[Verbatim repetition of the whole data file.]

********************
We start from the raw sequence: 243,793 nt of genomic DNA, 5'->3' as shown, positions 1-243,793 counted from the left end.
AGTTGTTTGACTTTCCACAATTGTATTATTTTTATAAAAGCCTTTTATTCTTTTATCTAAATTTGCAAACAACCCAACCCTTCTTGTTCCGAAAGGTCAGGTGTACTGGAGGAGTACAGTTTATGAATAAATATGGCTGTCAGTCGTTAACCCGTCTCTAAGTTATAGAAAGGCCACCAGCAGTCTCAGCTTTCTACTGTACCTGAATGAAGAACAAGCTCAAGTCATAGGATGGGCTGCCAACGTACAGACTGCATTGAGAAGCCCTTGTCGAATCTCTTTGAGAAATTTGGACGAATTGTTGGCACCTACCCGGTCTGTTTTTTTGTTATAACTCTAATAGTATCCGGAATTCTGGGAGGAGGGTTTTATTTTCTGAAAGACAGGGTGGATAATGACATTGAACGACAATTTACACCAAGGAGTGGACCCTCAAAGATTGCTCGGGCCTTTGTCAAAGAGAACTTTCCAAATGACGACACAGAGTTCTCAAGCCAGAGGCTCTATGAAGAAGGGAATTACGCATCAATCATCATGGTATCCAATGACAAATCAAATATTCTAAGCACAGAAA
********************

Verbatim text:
We start from the raw sequence: 243,793 nt of genomic DNA, 5'->3' as shown, positions 1-243,793 counted from the left end.
AGTTGTTTGACTTTCCACAATTGTATTATTTTTATAAAAGCCTTTTATTCTTTTATCTAAATTTGCAAACAACCCAACCCTTCTTGTTCCGAAAGGTCAGGTGTACTGGAGGAGTACAGTTTATGAATAAATATGGCTGTCAGTCGTTAACCCGTCTCTAAGTTATAGAAAGGCCACCAGCAGTCTCAGCTTTCTACTGTACCTGAATGAAGAACAAGCTCAAGTCATAGGATGGGCTGCCAACGTACAGACTGCATTGAGAAGCCCTTGTCGAATCTCTTTGAGAAATTTGGACGAATTGTTGGCACCTACCCGGTCTGTTTTTTTGTTATAACTCTAATAGTATCCGGAATTCTGGGAGGAGGGTTTTATTTTCTGAAAGACAGGGTGGATAATGACATTGAACGACAATTTACACCAAGGAGTGGACCCTCAAAGATTGCTCGGGCCTTTGTCAAAGAGAACTTTCCAAATGACGACACAGAGTTCTCAAGCCAGAGGCTCTATGAAGAAGGGAATTACGCATCAATCATCATGGTATCCAATGACAAATCAAATATTCTAAGCACAGAAA